The magnolia stirs you with fantastical flowers
and just like that some loose part of you
scurries off and becomes a child, wanders under
rustling green canopies, blossoms fluttering
atop your shoulders like scented butterflies.
Then there is a building, a stand-in for a homely castle.
It beckons you, so you pause.
The oval of stones is formidable; the steps
are welcoming, and when a man
who was sitting and in his own reverie leaves,
you approach, eyes half-blind in sun’s shine.
It is not the castle of a childhood domain
made of birches, nor a garden of serpentine paths
and a scarlet bridge across a lotus pond. Nor even
the backyard with pines and the Kwanzan cherry tree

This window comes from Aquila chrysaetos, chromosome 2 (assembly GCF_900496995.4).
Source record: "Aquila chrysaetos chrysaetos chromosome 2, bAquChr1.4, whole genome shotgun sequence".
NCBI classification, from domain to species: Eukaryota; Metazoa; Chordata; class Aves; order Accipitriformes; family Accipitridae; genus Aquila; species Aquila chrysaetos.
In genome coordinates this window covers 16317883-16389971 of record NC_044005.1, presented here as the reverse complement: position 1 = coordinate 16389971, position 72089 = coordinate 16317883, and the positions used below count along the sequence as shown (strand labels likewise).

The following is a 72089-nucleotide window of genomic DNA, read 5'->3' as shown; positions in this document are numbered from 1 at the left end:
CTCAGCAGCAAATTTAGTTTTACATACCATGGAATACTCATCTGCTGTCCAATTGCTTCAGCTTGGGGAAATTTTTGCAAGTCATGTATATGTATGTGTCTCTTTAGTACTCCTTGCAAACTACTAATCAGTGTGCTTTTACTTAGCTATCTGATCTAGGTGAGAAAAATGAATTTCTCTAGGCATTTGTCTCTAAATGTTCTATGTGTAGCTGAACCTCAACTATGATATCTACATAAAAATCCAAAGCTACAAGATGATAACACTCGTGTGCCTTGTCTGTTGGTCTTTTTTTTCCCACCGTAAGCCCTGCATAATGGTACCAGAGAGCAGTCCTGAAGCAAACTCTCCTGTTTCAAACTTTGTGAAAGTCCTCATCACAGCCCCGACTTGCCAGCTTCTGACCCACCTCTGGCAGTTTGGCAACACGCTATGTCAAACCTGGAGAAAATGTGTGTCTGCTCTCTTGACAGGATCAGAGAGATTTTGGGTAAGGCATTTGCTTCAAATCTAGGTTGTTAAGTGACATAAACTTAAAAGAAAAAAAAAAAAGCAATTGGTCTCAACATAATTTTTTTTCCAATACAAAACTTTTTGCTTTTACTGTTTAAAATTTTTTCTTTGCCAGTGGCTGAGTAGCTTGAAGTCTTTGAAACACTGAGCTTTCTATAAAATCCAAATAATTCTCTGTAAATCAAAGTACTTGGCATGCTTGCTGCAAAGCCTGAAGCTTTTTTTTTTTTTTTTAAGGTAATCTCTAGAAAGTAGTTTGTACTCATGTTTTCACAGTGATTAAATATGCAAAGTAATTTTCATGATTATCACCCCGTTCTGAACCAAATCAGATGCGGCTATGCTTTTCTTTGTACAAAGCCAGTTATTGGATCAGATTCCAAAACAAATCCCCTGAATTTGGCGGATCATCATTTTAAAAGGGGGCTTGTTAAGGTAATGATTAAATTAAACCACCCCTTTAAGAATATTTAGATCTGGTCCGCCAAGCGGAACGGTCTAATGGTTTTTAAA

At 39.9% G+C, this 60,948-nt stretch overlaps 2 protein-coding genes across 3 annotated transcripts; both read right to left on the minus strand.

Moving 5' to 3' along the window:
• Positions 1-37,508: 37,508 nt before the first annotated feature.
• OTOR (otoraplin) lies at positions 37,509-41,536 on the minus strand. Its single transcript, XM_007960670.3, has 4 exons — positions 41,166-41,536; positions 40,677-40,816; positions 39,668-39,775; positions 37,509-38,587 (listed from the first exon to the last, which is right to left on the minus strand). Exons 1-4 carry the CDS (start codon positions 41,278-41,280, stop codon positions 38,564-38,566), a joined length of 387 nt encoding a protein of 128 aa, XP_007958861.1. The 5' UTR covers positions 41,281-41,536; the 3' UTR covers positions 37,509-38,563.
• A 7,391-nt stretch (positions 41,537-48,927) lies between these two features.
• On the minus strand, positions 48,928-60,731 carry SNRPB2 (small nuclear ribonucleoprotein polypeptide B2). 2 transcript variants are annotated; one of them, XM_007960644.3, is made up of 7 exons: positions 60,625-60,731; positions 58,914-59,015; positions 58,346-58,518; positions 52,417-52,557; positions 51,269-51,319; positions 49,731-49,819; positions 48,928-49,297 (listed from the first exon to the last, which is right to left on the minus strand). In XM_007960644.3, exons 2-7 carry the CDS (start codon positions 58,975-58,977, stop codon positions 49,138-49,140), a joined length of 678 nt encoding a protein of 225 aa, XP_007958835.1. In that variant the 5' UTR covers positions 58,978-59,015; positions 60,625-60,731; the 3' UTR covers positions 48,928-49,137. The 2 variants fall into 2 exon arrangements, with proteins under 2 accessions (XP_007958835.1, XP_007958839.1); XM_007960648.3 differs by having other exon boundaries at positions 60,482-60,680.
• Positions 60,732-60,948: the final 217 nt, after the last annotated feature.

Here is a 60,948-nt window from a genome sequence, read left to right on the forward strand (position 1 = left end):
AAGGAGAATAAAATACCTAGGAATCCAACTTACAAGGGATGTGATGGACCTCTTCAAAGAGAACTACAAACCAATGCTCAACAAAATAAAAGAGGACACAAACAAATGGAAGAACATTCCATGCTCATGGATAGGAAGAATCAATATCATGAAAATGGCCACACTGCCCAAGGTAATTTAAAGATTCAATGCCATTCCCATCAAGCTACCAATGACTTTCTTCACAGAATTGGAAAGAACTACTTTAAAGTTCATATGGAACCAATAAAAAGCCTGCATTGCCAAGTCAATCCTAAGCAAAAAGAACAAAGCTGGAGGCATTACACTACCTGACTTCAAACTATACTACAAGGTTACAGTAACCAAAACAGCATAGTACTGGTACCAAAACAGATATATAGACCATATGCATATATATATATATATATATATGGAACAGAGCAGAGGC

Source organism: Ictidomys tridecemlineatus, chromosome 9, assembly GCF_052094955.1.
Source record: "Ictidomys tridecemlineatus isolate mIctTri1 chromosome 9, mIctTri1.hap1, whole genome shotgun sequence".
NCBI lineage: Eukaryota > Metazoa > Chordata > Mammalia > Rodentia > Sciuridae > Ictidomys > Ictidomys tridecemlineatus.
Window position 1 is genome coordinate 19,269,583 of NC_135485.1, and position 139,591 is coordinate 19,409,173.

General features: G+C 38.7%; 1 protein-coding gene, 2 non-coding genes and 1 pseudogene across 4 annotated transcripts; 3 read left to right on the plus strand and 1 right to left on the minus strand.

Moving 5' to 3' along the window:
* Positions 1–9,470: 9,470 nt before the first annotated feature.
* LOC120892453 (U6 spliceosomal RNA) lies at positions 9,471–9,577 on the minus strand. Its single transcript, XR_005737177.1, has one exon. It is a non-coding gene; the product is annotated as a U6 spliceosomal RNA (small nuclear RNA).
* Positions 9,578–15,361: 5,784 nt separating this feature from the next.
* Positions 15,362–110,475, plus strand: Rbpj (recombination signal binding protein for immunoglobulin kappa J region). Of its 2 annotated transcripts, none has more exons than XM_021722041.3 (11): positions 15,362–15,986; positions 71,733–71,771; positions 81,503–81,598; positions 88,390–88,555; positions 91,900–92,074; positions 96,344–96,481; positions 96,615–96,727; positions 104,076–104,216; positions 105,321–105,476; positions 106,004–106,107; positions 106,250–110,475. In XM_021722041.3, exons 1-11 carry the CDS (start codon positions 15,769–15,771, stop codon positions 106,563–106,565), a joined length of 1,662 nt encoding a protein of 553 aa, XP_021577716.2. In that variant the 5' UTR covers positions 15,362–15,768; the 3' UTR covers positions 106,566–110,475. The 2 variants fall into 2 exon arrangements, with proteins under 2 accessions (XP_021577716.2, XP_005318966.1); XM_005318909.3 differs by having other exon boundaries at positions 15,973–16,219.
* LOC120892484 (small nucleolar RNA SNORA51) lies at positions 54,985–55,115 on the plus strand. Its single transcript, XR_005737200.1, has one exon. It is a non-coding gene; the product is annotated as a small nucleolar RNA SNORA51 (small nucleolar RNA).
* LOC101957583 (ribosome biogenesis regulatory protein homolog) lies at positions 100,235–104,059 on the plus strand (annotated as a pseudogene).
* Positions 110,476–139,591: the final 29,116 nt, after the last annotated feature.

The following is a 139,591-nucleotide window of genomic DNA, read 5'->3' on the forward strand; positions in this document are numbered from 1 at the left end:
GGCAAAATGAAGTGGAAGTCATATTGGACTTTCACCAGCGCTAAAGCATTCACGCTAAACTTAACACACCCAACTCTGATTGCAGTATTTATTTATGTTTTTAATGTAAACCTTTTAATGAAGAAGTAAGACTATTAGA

dazzling with fat, fluffy blossoms that decreed winter over, done.
It is not like stone churches where you
were given to shivers of visions as music soared.
But this sturdy oval means more than its simple parts,
a resting place for, say, an explorer-empress
with attendant froggy friend, a chorus. The gathered
trees are nodding with beauty, and living breezes
skimming grass, leaves, water, skin.
She–the child you were or wanted to be–
reaches the threshold, turns to smile,
slippers on feet glistening lilac and gold
as she steps up. And vanishes.
It is a tear in the veil of time.
A chimera you cannot see long.
A reminder that recalls all the innocence
that sings in the small vessel of a child.
The moment is a kind hand hovering
over your head like a benediction from afar,
and you hold it close and move on.